Of course who they mean by “we” is unclear, and the penalties for heeding their warnings are really hard to specify. The science is complicated and it is difficult for some people to understand. And to make matters worse, most Americans share a belief system that distrusts science and scientists, because science seems to contradict their most cherished religious doctrines about the nature of the world and their place in it. To make matters even worse, concern over climate change has been identified with a particular political orientation. The claim that only liberals care about the environment is not only absurd, but it ignores the traditional meaning of the word conservative. In reality, this is not a liberal vs. conservative issue. The argument against climate change has been carefully managed and funded by political action committees and foundations representing corporations that oppose changes in energy policy.
Although 97% of climate scientists agree on anthropogenic climate change, when Americans are asked, “Do most scientists believe that the Earth is getting warmer because of human activity?” 55% say either “No” or that they don’t know. Less than half of Americans are aware that scientists are basically unanimous on this issue, and thinking that scientists are unsure affects their own opinions about climate change and the the government policies they are willing to support to mitigate it. A recent study found that most of the public statements against climate change made from 2003 to 2010 could be traced to about 91 organizations which received $558,000,000 in grants during that period. From 2003 to 2007 this money was easily traceable to sources such as Exxon-Mobil and Koch Industries, two corporations opposed to changes in energy policy. With the changes in foundation funding that followed in the wake of the 2008 Citizens United Supreme Court decision that allowed corporations to hide their political spending, the sources of money funding climate change denial have been more difficult to trace. Climate deniers warn of the “command economies” they claim environmentalists wish to impose, using language designed to rile up libertarians and free market enthusiasts and mobilize them against changing the economy in ways that although bad for oil companies, would almost certainly create millions of new jobs.
5. New Horizons
Americans looked anxiously to the future and especially to millennials, the new generation that became adults in the first years of the 21st century. Pollsters focused on features that distinguish millennials from older Americans: millennials, the pollsters said, were more diverse, more liberal, less religious, and wracked by economic insecurity. While liberal social attitudes marked the younger generation, perhaps nothing defined young Americans more than the embrace of technology. The internet in particular, liberated from desktop modems, shaped more of daily life than ever before. The Apple iPhone in 2007 popularized the concept of smartphones for millions of consumers and, by 2011, about a third of Americans owned a mobile computing device. Four years later, two thirds did. And with the advent of social media, Americans used their phones and computers to stay in touch with family, chat with friends, share photos, and interpret the world. As newspaper and magazine subscriptions dwindled, Americans increasingly turned to their social media networks for news and information. Ambitious new online media giants, hungry for clicks and the ad revenue they represented, churned out provocatively titled, easy-to-digest stories that could be linked and tweeted and shared widely among like-minded online communities. Even traditional media companies, to offset shrinking revenues, used clickbait to appeal to their new online consumers.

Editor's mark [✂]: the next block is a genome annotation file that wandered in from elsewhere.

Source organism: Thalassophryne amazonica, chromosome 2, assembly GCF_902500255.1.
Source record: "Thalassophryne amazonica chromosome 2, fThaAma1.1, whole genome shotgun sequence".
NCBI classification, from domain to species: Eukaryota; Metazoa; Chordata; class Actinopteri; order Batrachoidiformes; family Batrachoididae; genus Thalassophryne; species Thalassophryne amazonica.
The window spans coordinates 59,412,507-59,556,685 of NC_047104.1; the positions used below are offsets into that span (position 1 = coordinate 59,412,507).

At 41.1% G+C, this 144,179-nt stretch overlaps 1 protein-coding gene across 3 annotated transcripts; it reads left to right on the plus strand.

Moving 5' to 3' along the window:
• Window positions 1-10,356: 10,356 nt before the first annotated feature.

The ability of individuals to share stories through social media apps revolutionized the media landscape and reshaped political debates. The easy accessibility of video capturing and the ability for stories to go viral outside traditional media, for instance, brought new attention to the tense and often violent relations between municipal police officers and African Americans. The 2014 death of Michael Brown in Ferguson, Missouri, focused the issue and helped spawn the hashtag movement, #blacklivesmatter. But social media algorithms, code that chooses content for users’ newsfeeds based on what will be most engaging, began to create separate communities that see the world quite differently. In 2012 activist Eli Pariser warned Americans that they were trapped in “filter bubbles” where not only opinion but also often the facts people saw were being skewed to maximize their attention rather than to accurately represent reality. This has resulted in a breakdown of the shared consensus that has been an important element of American society. Where there was once an anchorman considered to be America’s most trusted man, there are now a nearly infinite number of competing voices. The ability technology gives nearly everybody to produce high quality content can make it very difficult to distinguish between reliable and unreliable sources. The age, size, or apparent audience of a source is also not an indicator, as large, wealthy networks have drifted into increasingly narrow niches that often seem to border on propaganda. The passage of time will probably help us distinguish the truth from the conspiracy theories. In the meantime, we’ll need to be particularly careful to critically examine the news and opinions we encounter.